Placer gold deposits of the Quesnel Highland region, including the former rich producers of the Barkerville camp, have accounted for a large proportion of British Columbia's alluvial gold production. With the exception of a few producers in the Wingdam area, which are underlain by Upper Triassic sediments correlative with the Nicola Group, almost all the deposits are underlain by the Upper Proterozoic to Lower Paleozoic Snowshoe Group. These rocks have been metamorphosed to greenschist facies and are predominantly metasedimentary.
Placer gold deposits in the region are generally found in relatively young Pleistocene gravels. The morphology and mineral associations of the gold suggests that it was derived locally, the most obvious sources are the numerous auriferous veins in the Downey succession of the Snowshoe Group.
Placer gold occurring primarily in surface gravels along Pinus Creek has been mined by open-cut work, drifting and ground-sluicing. The gravels extend to bedrock in only a few places and in the valley bottom are underlain by glacial silt and gravels. The gold has apparently been derived by reconcentration of glacial drift.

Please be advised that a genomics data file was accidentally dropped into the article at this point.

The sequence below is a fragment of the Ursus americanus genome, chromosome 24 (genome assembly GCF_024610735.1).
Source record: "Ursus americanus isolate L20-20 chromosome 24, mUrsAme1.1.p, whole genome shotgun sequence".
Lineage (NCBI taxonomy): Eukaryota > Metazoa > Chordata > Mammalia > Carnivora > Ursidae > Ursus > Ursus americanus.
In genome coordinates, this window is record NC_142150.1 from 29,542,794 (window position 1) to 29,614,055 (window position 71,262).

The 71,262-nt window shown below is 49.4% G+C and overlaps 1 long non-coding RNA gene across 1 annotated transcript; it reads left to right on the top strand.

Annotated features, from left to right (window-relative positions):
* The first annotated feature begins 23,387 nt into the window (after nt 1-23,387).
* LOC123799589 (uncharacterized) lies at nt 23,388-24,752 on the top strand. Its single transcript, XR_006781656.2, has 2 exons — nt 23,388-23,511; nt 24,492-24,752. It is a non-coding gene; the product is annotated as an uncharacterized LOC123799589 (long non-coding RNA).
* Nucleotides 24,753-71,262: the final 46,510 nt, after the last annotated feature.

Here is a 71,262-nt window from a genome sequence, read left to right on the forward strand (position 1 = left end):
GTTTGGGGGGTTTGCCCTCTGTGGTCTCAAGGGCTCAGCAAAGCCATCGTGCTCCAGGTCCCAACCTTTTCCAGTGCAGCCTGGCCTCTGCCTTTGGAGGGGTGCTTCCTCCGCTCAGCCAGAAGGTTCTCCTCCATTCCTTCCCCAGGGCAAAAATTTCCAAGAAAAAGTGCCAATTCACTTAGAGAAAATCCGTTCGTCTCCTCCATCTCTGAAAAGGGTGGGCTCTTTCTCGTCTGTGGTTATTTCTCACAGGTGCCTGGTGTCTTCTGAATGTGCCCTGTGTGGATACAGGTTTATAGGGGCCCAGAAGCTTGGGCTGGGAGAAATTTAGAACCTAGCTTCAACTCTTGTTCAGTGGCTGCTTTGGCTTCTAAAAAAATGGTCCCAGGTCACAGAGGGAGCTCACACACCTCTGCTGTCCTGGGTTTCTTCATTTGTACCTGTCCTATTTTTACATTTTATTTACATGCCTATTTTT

"Data from the Cariboo mining district indicate that supergene leaching of gold dispersed within massive sulphides by Tertiary deep weathering followed by Cenozoic erosion is the most likely explanation for the occurrence of coarse gold nuggets in Quaternary sediments" (Exploration in British Columbia 1989, page 147).
Between 1916 and 1945, 160 ounces (4976 grams) of gold were mined from Pinus Creek. Between 1894 and 1896 production from Pinus Creek was recorded with Shepard Creek (093H 045). In 1948, a dredge was assembled and 3386 ounces (105305 grams) were recovered from the gravels on Pinus Creek.
In 1990, Dragon Mountain Placers conducted limited evaluation sampling on their placer leases along Pinus Creek.